The three of them never really got into the plan. It was a hurdle they paid me to jump for them. Every meeting generated new changes, so I would go back to the basement computer at the business school, and rerun the financial model. The team of three didn't include a financial person to learn and manage the model, so it was always me doing the tweaking, which meant I was the only one who knew the plan. I'd rerun my financial model, edit the text, and publish a new version of the plan. They read paragraphs here and there, glanced at the numbers, but they stayed with the strategy, and left the details to me.
Details that, in fact, they didn't look at. They trusted my faithful recording of their ideas and my financial modeling. They assumed, I guessed at the time, that these were functions that could always be delegated to somebody with special skills while they generated high-level strategy.
They did not get financed. I was disappointed. When you develop the plan and revise it dozens of times and support it and defend it through the long series of meetings with supposedly interested investors, you want it to take flight.
All these years later, memory of that disappointment is still fresh. I did learn my lesson, though, and I changed my strategy as a business plan consultant. From then on I made sure that any plan I worked on belonged -- and I'm talking about intellectual ownership here, conceptual ownership -- to the business owners, not the consultant.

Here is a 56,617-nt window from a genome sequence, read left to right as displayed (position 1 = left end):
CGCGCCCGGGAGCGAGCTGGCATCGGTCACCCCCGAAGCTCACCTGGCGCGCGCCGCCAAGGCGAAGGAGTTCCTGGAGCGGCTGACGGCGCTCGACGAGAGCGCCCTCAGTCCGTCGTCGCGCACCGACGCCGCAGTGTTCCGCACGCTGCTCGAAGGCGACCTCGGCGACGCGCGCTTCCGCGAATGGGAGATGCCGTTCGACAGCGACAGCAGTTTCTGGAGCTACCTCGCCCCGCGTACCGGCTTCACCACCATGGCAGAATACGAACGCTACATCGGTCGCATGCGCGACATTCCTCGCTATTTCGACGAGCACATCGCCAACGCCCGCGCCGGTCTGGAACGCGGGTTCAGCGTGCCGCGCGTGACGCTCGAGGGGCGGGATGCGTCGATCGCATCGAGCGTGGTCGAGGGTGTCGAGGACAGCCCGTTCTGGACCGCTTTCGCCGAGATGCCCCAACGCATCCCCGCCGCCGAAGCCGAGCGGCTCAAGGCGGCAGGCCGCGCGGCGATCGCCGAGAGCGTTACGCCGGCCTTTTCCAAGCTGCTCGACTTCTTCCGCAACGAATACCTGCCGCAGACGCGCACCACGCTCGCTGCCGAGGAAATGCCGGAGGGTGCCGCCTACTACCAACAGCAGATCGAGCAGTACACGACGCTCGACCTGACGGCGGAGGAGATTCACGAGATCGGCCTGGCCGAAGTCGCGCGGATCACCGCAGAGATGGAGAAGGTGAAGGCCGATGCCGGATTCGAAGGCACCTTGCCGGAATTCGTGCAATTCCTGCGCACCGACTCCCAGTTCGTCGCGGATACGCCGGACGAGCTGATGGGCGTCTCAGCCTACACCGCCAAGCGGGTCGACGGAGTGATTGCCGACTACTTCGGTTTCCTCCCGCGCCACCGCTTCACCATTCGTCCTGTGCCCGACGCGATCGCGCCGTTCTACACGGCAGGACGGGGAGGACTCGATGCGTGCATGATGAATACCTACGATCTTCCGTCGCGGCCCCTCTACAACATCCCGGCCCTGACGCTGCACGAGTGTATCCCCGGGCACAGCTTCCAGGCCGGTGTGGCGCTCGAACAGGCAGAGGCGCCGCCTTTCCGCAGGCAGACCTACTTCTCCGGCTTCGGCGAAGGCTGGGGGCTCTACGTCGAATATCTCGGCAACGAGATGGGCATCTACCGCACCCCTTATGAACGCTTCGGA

If you have the luxury of a budget to pay an outside expert, consultant, or business plan writer, then maybe you should use one. This might be a good use of division of labor, and perhaps you can lever off somebody else's experience and expertise. However, that will not work for you unless you always remember that it has to be your plan, not the consultant's plan. Know everything in it, backward and forward, and inside out.
In chapter four of his book Blink, Malcolm Gladwell describes how Paul Van Riper, a retired Marine commander, drove the U.S. military to fits in a war exercise called "Millennium Challenge." It's a brilliant argument for the plan-as-you-go idea compared with the traditional plan method.
The Millennium Challenge was an exercise designed to test the military's ability to deal with a simulated war in the Middle East. It pitted a very large team (Blue Team) equipped with a very detailed battle plan, a lot of computer models and simulations, against a very small team (Red Team) led by Van Riper, experienced and self confident and good at making quick decisions.
"Blue Team had their databases and matrixes and methodologies for systematically understanding the intentions of the enemy. Red Team was commanded by a man who looked at a long-haired, unkempt, seat-of-the-pants commodities trader yelling and pushing and making a thousand instant decisions an hour and saw in him a soul mate."